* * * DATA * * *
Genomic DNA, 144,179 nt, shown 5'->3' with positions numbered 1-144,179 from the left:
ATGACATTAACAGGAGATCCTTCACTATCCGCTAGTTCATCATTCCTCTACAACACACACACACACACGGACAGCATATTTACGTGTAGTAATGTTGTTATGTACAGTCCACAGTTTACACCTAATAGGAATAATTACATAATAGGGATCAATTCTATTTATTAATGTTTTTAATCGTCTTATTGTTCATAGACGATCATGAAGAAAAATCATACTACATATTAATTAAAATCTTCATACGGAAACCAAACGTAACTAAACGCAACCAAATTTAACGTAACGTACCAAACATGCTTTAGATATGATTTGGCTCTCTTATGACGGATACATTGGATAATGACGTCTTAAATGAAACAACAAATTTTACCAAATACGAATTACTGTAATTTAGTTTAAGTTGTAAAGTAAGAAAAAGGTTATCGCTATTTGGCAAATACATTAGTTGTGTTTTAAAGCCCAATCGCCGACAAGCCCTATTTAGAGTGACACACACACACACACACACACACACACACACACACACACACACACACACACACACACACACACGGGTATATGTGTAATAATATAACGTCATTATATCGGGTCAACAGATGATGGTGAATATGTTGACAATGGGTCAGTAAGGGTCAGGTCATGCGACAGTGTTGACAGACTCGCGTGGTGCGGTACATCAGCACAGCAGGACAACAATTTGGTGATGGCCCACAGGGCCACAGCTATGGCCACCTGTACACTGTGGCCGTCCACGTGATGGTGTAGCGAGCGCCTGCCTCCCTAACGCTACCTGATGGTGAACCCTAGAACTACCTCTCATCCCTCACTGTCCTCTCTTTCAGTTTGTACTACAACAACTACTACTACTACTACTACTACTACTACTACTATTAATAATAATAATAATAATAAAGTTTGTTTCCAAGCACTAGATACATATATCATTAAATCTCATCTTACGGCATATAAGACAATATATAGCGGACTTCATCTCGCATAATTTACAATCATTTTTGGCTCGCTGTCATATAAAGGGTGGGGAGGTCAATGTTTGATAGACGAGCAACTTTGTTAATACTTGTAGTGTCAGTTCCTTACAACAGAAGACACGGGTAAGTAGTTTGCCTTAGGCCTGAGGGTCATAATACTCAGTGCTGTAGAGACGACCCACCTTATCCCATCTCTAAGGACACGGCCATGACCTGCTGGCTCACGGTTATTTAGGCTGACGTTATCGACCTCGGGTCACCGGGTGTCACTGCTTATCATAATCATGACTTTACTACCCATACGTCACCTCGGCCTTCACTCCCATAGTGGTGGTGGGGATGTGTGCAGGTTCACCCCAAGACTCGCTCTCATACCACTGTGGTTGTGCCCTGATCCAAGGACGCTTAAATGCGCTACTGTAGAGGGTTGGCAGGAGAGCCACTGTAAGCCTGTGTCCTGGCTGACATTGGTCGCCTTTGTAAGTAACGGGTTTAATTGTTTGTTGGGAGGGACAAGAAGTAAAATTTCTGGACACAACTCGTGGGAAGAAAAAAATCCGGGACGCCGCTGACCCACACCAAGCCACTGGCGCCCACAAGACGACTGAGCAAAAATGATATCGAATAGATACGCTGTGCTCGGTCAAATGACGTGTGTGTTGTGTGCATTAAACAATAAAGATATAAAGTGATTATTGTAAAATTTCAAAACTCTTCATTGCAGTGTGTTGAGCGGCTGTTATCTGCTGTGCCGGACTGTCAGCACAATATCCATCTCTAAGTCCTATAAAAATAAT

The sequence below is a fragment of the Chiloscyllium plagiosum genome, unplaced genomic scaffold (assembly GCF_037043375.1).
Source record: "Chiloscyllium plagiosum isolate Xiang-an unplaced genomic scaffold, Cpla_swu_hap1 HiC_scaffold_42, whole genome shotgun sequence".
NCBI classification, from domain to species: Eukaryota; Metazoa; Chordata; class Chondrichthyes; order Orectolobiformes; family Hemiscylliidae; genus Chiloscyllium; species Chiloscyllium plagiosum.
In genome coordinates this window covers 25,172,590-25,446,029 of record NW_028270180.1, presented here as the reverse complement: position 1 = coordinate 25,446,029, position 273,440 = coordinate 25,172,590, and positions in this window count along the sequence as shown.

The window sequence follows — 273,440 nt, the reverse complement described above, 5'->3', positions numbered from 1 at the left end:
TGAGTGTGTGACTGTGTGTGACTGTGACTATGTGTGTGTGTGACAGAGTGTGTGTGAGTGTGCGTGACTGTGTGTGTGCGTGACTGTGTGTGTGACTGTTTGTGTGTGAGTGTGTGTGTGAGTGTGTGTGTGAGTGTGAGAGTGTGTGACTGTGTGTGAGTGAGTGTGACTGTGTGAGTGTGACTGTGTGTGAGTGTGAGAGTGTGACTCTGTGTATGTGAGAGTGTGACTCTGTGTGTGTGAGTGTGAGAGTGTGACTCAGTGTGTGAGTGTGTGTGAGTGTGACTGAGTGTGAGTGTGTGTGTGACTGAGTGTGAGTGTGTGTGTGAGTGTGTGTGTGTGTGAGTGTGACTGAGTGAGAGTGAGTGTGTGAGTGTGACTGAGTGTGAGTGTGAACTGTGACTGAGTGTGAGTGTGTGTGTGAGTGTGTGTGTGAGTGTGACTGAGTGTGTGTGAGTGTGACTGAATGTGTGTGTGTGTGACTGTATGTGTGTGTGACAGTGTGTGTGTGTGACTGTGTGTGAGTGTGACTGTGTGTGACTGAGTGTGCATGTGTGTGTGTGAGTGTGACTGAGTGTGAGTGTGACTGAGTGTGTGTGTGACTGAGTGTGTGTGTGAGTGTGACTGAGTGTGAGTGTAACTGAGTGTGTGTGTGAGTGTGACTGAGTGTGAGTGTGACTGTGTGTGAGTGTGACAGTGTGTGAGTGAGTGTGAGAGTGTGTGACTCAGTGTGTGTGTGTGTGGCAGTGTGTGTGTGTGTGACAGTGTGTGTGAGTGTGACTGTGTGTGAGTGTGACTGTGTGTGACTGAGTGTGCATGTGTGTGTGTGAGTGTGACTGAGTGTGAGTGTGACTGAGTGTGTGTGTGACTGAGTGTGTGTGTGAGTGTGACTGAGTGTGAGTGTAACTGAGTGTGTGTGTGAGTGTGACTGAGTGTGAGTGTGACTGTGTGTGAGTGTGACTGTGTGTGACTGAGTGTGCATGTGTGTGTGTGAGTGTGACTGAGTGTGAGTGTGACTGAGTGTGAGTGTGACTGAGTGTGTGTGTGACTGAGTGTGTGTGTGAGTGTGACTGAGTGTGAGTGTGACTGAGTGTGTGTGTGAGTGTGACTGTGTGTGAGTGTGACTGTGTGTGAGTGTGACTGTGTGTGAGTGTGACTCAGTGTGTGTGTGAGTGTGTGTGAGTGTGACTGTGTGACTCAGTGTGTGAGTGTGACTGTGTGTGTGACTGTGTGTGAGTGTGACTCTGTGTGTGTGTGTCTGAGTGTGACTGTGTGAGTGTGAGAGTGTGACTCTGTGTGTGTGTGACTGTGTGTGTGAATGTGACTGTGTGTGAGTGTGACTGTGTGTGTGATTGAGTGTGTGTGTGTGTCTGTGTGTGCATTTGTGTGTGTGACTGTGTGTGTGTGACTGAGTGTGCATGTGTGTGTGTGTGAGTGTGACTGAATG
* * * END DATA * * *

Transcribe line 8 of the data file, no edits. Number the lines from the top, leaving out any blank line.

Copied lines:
TGAGTGTGTGACTGTGTGTGACTGTGACTATGTGTGTGTGTGACAGAGTGTGTGTGAGTGTGCGTGACTGTGTGTGTGCGTGACTGTGTGTGTGACTGTTTGTGTGTGAGTGTGTGTGTGAGTGTGTGTGTGAGTGTGAGAGTGTGTGACTGTGTGTGAGTGAGTGTGACTGTGTGAGTGTGACTGTGTGTGAGTGTGAGAGTGTGACTCTGTGTATGTGAGAGTGTGACTCTGTGTGTGTGAGTGTGAGAGTGTGACTCAGTGTGTGAGTGTGTGTGAGTGTGACTGAGTGTGAGTGTGTGTGTGACTGAGTGTGAGTGTGTGTGTGAGTGTGTGTGTGTGTGAGTGTGACTGAGTGAGAGTGAGTGTGTGAGTGTGACTGAGTGTGAGTGTGAACTGTGACTGAGTGTGAGTGTGTGTGTGAGTGTGTGTGTGAGTGTGACTGAGTGTGTGTGAGTGTGACTGAATGTGTGTGTGTGTGACTGTATGTGTGTGTGACAGTGTGTGTGTGTGACTGTGTGTGAGTGTGACTGTGTGTGACTGAGTGTGCATGTGTGTGTGTGAGTGTGACTGAGTGTGAGTGTGACTGAGTGTGTGTGTGACTGAGTGTGTGTGTGAGTGTGACTGAGTGTGAGTGTAACTGAGTGTGTGTGTGAGTGTGACTGAGTGTGAGTGTGACTGTGTGTGAGTGTGACAGTGTGTGAGTGAGTGTGAGAGTGTGTGACTCAGTGTGTGTGTGTGTGGCAGTGTGTGTGTGTGTGACAGTGTGTGTGAGTGTGACTGTGTGTGAGTGTGACTGTGTGTGACTGAGTGTGCATGTGTGTGTGTGAGTGTGACTGAGTGTGAGTGTGACTGAGTGTGTGTGTGACTGAGTGTGTGTGTGAGTGTGACTGAGTGTGAGTGTAACTGAGTGTGTGTGTGAGTGTGACTGAGTGTGAGTGTGACTGTGTGTGAGTGTGACTGTGTGTGACTGAGTGTGCATGTGTGTGTGTGAGTGTGACTGAGTGTGAGTGTGACTGAGTGTGAGTGTGACTGAGTGTGTGTGTGACTGAGTGTGTGTGTGAGTGTGACTGAGTGTGAGTGTGACTGAGTGTGTGTGTGAGTGTGACTGTGTGTGAGTGTGACTGTGTGTGAGTGTGACTGTGTGTGAGTGTGACTCAGTGTGTGTGTGAGTGTGTGTGAGTGTGACTGTGTGACTCAGTGTGTGAGTGTGACTGTGTGTGTGACTGTGTGTGAGTGTGACTCTGTGTGTGTGTGTCTGAGTGTGACTGTGTGAGTGTGAGAGTGTGACTCTGTGTGTGTGTGACTGTGTGTGTGAATGTGACTGTGTGTGAGTGTGACTGTGTGTGTGATTGAGTGTGTGTGTGTGTCTGTGTGTGCATTTGTGTGTGTGACTGTGTGTGTGTGACTGAGTGTGCATGTGTGTGTGTGTGAGTGTGACTGAATG